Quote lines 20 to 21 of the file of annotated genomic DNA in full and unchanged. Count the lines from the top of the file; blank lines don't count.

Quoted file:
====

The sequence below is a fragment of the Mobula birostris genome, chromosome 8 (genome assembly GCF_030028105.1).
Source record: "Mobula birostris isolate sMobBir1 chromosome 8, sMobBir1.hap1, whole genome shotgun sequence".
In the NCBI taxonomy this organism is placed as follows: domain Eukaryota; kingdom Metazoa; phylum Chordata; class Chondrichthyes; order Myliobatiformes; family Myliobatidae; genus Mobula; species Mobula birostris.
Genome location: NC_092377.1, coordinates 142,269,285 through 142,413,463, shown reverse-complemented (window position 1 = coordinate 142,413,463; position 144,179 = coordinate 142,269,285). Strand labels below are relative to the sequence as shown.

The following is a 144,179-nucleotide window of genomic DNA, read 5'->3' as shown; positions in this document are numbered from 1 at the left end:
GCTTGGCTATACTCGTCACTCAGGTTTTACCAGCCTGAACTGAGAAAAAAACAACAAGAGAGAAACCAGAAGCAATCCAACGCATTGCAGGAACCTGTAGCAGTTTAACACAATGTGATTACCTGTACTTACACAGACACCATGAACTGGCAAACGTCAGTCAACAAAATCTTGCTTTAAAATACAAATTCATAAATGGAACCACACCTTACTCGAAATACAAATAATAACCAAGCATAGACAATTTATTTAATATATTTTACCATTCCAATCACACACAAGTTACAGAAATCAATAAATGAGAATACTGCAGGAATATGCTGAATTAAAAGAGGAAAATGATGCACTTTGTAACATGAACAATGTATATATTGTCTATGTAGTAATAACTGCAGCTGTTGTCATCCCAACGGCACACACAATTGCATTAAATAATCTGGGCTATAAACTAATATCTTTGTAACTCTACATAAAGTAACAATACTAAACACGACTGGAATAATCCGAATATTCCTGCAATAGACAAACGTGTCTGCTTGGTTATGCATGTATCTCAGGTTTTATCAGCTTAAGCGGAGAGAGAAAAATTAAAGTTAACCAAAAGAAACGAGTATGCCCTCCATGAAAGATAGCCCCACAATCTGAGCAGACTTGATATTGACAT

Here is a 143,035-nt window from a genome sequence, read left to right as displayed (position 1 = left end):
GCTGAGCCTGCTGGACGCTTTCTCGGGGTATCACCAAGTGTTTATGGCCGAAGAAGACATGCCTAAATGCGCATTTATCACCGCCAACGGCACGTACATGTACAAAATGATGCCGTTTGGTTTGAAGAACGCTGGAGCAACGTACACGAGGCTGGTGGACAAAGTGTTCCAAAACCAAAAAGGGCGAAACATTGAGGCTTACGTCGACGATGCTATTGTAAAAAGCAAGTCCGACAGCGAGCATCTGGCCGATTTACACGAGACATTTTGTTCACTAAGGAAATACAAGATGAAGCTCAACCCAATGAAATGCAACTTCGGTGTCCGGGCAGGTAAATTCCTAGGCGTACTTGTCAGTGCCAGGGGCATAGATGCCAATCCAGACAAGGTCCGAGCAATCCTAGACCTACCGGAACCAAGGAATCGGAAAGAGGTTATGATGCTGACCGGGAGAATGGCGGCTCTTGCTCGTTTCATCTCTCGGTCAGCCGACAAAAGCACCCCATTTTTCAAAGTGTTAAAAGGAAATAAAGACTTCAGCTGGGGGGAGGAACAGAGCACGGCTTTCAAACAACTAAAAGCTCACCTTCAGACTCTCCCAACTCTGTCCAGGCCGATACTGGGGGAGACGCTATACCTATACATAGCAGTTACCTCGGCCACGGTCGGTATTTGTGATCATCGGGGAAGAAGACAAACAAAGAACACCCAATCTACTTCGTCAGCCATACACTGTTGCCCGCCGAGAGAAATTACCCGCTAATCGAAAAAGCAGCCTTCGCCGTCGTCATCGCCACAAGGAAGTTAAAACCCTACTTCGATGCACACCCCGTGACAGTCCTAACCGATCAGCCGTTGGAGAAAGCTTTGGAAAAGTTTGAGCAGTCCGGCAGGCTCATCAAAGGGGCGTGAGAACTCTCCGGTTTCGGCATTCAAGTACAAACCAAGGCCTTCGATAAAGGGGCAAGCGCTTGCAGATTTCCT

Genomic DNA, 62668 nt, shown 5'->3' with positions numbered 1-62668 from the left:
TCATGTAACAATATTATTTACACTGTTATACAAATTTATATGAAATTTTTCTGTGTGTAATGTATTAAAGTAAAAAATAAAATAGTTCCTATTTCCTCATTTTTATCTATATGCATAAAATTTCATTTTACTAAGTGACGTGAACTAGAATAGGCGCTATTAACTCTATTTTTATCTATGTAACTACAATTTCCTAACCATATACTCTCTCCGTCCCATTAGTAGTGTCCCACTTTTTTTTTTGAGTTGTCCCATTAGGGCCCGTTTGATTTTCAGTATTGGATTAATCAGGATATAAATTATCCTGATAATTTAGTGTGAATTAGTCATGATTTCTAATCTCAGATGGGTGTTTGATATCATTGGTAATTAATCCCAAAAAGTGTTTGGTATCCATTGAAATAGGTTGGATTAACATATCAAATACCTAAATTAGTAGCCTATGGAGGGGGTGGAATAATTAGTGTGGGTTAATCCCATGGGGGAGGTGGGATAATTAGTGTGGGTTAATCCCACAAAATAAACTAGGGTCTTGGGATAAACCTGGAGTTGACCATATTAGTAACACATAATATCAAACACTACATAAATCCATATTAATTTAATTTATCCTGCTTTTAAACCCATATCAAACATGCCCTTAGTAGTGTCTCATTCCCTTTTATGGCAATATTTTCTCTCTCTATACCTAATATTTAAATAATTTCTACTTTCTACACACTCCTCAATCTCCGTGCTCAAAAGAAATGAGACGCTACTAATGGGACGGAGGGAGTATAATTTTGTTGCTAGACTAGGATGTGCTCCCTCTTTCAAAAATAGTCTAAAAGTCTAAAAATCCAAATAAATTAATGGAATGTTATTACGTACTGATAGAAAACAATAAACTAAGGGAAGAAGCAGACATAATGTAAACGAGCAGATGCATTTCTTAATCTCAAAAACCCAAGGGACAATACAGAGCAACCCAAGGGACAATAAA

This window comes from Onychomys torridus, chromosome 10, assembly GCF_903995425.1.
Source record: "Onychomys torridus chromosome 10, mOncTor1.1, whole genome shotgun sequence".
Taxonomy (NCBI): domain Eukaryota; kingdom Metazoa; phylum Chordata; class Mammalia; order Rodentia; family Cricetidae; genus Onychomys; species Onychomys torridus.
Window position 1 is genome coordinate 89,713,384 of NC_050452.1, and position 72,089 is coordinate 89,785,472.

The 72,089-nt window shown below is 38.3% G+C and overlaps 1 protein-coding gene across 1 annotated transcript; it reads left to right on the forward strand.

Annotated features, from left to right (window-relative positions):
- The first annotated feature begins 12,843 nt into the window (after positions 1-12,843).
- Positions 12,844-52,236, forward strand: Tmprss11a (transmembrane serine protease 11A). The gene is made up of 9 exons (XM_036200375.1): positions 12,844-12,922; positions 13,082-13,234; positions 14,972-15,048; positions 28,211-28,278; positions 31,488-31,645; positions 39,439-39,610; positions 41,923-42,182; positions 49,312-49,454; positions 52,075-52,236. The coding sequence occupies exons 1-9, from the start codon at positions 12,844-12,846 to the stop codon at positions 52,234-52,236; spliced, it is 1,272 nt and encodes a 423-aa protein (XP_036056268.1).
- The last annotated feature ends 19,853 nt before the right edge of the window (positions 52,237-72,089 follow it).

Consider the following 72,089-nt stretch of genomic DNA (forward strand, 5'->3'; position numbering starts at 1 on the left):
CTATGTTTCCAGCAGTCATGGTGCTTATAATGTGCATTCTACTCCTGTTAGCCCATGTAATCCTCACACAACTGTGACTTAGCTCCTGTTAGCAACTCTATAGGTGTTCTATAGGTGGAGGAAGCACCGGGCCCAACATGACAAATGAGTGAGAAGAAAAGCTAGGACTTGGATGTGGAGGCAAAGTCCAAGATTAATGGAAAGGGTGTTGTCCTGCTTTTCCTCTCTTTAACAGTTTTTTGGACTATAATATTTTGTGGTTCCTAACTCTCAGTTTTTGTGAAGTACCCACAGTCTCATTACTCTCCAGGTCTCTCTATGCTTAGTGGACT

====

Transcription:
Consider the following 72,089-nt stretch of genomic DNA (forward strand, 5'->3'; position numbering starts at 1 on the left):
CTATGTTTCCAGCAGTCATGGTGCTTATAATGTGCATTCTACTCCTGTTAGCCCATGTAATCCTCACACAACTGTGACTTAGCTCCTGTTAGCAACTCTATAGGTGTTCTATAGGTGGAGGAAGCACCGGGCCCAACATGACAAATGAGTGAGAAGAAAAGCTAGGACTTGGATGTGGAGGCAAAGTCCAAGATTAATGGAAAGGGTGTTGTCCTGCTTTTCCTCTCTTTAACAGTTTTTTGGACTATAATATTTTGTGGTTCCTAACTCTCAGTTTTTGTGAAGTACCCACAGTCTCATTACTCTCCAGGTCTCTCTATGCTTAGTGGACT